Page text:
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Toots & The Maytals and Mento

 

Page last revised: 10/8/11

 

Having discussed the many threads of mento woven through the Bob Marley and The Wailers story, you may ask, was there there any mento in the story of Toots and the Maytals? When you think of Toots, ska, reggae, soul, funk, gospel and even American country music may come to mind, but probably not mento. But (although not as many as for The Wailers) there are a few threads of mento found in the earlier years of the Toots and The Maytals story.

Although Fredrick "Toots" Hibbert had a church-born soul-gospel styled singing voice, his backing singers, Nathaniel "Jerry" Mathias and Raleigh Gordon had more of a country sound than anyone in The Wailers. And some of Toots and the Maytals material was more rural in overall sound than The Wailers diverse, but urban repertoire. This was especially true of some of the Maytals greatest recordings.

In 1964, they released a single, Little Flea, a ska cover of Lord Flea's popular mento song. That would be the only mento cover the Maytals would record, as another ska single released that same year, Dog War, (also know as "Broadway Jungle") was not the mento song Dog War Inna Mathews Lane (recorded by such mento artists as Lord Fly and Lord Power.) It did however quote a couplet from Lord Flea's Shake Senora.

In 1966, Toots and The Maytals released the original version of Bam Bam. (They would record it at least 5 more times throughout the years, the most recent remake, with Shaggy, in 2005.) The original is a beloved track -- a festival winner -- but is it really reggae? The beat is not reggae, and consider the instrumentation: it opens with pre-Rastafari hand drums and acoustic rhythm guitar. A strong argument could be made that this is a mento music. The later recordings of this song moved closer to reggae in beat and arrangement.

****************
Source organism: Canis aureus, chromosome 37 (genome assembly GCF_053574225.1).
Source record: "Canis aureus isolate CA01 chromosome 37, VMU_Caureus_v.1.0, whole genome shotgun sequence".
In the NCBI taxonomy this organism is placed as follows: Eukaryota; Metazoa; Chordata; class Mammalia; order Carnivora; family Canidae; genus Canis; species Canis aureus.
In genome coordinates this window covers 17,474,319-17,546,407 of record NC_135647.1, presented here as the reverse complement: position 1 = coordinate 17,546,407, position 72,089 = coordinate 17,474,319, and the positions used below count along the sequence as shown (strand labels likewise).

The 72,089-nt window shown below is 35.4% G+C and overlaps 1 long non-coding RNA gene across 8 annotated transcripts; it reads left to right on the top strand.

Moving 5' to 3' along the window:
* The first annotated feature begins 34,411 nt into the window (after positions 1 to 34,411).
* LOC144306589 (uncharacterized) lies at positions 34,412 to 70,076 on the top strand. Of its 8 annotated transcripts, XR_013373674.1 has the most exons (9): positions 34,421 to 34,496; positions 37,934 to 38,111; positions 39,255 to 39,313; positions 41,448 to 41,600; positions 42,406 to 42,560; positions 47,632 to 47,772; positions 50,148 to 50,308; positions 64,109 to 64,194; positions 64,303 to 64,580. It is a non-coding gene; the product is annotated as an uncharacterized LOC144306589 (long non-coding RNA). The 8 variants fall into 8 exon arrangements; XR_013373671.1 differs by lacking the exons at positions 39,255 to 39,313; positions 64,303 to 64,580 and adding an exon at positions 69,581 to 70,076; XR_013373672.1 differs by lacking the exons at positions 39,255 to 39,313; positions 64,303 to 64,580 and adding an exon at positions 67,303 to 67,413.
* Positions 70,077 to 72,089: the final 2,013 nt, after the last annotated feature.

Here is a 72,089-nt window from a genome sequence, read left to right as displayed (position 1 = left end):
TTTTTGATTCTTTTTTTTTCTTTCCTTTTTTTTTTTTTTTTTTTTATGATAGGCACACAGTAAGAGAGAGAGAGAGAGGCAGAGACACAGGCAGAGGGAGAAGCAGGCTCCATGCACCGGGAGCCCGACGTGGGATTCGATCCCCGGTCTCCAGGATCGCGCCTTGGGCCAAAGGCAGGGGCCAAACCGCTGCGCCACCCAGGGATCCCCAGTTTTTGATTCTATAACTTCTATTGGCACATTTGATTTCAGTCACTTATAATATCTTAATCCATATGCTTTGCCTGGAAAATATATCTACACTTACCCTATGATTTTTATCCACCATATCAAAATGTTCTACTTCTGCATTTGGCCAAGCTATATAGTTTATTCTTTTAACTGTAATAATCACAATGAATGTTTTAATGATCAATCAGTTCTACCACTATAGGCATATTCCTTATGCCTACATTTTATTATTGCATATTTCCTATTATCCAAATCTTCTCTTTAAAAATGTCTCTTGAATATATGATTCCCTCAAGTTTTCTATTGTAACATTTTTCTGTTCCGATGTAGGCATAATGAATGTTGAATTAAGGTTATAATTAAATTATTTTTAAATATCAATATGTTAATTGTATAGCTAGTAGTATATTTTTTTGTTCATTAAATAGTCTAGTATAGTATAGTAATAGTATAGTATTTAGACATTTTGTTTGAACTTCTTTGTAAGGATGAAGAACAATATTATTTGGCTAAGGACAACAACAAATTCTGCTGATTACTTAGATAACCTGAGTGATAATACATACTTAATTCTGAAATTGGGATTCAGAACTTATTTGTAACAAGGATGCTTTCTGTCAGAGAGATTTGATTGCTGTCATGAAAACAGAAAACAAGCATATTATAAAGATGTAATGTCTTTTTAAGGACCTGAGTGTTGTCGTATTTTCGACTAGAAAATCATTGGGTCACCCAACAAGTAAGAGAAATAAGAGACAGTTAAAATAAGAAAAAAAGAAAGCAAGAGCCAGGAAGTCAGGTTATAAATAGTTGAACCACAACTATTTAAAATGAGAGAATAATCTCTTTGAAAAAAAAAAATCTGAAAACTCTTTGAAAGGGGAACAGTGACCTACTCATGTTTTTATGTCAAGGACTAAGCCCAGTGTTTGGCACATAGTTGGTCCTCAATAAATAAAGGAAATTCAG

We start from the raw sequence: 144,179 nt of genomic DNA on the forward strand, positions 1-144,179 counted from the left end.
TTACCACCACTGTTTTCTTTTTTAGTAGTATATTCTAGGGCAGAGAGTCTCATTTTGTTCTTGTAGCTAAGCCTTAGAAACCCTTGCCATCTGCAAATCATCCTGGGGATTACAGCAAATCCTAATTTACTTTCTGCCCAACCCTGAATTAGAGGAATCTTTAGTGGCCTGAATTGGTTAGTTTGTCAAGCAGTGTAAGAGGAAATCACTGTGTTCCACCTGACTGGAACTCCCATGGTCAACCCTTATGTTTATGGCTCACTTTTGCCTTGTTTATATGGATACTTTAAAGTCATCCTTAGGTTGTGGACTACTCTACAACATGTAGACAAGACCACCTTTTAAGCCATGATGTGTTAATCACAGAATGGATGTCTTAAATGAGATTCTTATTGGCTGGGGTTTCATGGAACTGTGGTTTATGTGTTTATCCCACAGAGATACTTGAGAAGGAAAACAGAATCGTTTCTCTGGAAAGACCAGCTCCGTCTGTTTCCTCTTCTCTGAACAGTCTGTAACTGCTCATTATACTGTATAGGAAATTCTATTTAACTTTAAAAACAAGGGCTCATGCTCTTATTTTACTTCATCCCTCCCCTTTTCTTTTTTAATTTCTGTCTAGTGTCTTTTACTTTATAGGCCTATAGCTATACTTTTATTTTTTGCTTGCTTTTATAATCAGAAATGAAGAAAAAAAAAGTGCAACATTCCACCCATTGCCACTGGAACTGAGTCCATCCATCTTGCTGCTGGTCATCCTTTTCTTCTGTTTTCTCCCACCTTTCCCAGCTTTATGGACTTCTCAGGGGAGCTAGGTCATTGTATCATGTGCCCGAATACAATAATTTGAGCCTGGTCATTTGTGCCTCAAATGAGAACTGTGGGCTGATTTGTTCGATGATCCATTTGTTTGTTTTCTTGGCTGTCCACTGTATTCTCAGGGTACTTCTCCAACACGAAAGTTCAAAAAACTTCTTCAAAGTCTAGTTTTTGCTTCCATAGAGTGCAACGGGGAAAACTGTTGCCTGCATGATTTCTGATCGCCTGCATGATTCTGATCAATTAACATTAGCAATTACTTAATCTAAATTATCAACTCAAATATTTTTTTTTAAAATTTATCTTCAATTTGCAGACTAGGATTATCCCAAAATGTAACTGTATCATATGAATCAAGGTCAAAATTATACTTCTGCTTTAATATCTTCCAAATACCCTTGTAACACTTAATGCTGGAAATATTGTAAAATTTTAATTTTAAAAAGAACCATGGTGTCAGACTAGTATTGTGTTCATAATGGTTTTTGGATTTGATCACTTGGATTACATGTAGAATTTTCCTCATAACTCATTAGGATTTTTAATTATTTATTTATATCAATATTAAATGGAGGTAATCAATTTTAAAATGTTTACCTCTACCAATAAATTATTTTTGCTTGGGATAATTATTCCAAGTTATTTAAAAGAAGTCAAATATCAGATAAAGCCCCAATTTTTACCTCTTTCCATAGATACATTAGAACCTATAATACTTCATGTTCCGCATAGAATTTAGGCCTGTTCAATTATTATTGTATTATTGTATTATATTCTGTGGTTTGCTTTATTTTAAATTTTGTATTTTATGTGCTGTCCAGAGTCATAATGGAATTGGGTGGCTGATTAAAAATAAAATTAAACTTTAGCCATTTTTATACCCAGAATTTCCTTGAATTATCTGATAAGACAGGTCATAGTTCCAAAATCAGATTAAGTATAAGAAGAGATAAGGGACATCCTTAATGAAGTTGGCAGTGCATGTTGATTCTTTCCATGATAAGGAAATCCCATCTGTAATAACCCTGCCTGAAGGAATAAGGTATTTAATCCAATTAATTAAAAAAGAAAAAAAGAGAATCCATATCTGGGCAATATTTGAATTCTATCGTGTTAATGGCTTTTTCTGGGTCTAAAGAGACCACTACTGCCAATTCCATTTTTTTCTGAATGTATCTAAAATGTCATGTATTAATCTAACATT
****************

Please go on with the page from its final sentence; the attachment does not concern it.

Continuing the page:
In 1969 came the crucial Sweet and Dandy. This is not a mento song, nor is it cover of a mento song. But the theme, a well observed account of a rural wedding, could have been inspired by not one, but two mento songs by Chin's Calypso Sextet, "I Visited a Wedding" and "Food Wedding". Like the Toots track, the Chin's songs present a detailed, slice-of-life description of the subject, the former concentrating on the ceremony and the later on the food served. And Sweet and Dandy has a country feel that is so reminiscent of rural mento. On an unrelated mento note, 1960s mento artist Denzil Laing plays percussion on this track, as he did for many top reggae acts as a member of The Dynamites. And if you want to see how well this song lends itself to mento, check out this 2009 cover by The Blue Glaze Mento Band at the video seen here.

Pomps and Pride was released in 1972. A great reggae hit, yet a conventional reggae rhythm is not evident. I'm not proposing that the music is mento, but there is something country about this unique track. Perhaps that is what attracted The Jolly Boys who did do a mento cover version of it in 1977. (Once again, 1960s mento artist Denzil Laing is plays percussion on this Toots and The Maytals track.)

In 2009, Toots supplied harmonica on a cover of Sweet And Dandy on the debut CD by rural mento band Gilzene and The Blue Light Mento Band .

In 2011, Toots supplied guest vocals on a song on Blue Glaze Mento Band's  new CD. A clip of him recording his gospel-influenced vocal can be seen here.

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